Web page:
August 2016
Volume 16, Issue 12
Open Access
Vision Sciences Society Annual Meeting Abstract  |   September 2016
Measuring perceptual scales of perceived surface lightness: a comparison between MLDS and matching
Author Affiliations
  • Christiane Wiebel
    Modelling of Cognitive Processes Group, Technische Universitaet Berlin
  • Guillermo Aguilar
    Modelling of Cognitive Processes Group, Technische Universitaet Berlin
  • Marianne Maertens
    Modelling of Cognitive Processes Group, Technische Universitaet Berlin
Journal of Vision September 2016, Vol.16, 817. doi:10.1167/16.12.817
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      Christiane Wiebel, Guillermo Aguilar, Marianne Maertens; Measuring perceptual scales of perceived surface lightness: a comparison between MLDS and matching. Journal of Vision 2016;16(12):817. doi: 10.1167/16.12.817.

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      © 2017 Association for Research in Vision and Ophthalmology.

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Abstract

Perceived lightness is often measured by asking observers to specify a test field that best matches their percept of a target. Typically one is interested in measuring lightness constancy, i.e. to what extent observers choose the same matches across viewing contexts that lead to variations in the luminance signal of the target. Such a procedure is called asymmetric matching which points to the potential problem that perceived lightness must be compared between different viewing contexts. The procedure of maximum-likelihood difference scaling (MLDS), on the other hand, allows the estimation of perceptual scales from judgments of stimulus differences along one stimulus dimension. That is, perceptual lightness scales can be obtained for lightness judgments performed within different viewing contexts and should theoretically map to the same internal scale, given lightness constancy. Here, we wanted to test this by measuring perceived lightness as a function of different viewing contexts in a matching and an MLDS procedure. Stimuli were rendered images of variegated checkerboards. Perceived target lightness was assessed for ten different reflectance values and five different viewing contexts (plain view and four transparencies). In the MLDS procedure we used a triad comparison, i.e. observers indicated which of two pairs of checks, presented in the same viewing context, appeared more different in lightness. In the matching procedure, observers adjusted an external test field to match the lightness of the target check. We found a high correspondence between the two procedures. In the MLDS procedure similar perceptual scales were estimated for each viewing context indicating a mapping to the same internal dimension. Simulations of MLDS scales on either luminance- or reflectance-based judgments showed that the observed scales were more consistent with reflectance-based judgments. As observers reported unanimously that the triad comparison was the more intuitive task, MLDS might provide an interesting alternative to standard matching procedures.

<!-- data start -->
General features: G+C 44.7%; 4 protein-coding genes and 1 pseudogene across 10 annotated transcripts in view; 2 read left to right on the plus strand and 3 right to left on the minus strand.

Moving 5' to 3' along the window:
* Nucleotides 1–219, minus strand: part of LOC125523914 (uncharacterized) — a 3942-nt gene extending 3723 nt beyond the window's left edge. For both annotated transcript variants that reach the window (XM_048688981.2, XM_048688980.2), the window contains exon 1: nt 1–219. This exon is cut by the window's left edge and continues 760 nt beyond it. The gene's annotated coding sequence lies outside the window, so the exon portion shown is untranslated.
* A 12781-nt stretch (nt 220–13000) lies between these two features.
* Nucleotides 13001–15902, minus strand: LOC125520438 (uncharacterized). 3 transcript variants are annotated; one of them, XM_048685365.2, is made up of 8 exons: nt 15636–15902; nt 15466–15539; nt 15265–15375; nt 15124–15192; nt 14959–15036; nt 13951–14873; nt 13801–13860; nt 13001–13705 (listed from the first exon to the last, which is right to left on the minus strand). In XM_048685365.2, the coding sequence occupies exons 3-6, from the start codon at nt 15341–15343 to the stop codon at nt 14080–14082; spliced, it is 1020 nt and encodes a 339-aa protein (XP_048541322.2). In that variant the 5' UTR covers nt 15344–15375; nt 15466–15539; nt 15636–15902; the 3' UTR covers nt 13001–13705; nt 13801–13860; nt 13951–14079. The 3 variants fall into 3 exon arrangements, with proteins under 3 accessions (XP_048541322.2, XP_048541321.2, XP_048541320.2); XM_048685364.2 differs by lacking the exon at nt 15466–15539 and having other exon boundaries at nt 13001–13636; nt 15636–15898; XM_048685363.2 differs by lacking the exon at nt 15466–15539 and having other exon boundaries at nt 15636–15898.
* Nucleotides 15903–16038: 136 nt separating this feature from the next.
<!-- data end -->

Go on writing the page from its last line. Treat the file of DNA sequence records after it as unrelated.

Meeting abstract presented at VSS 2016

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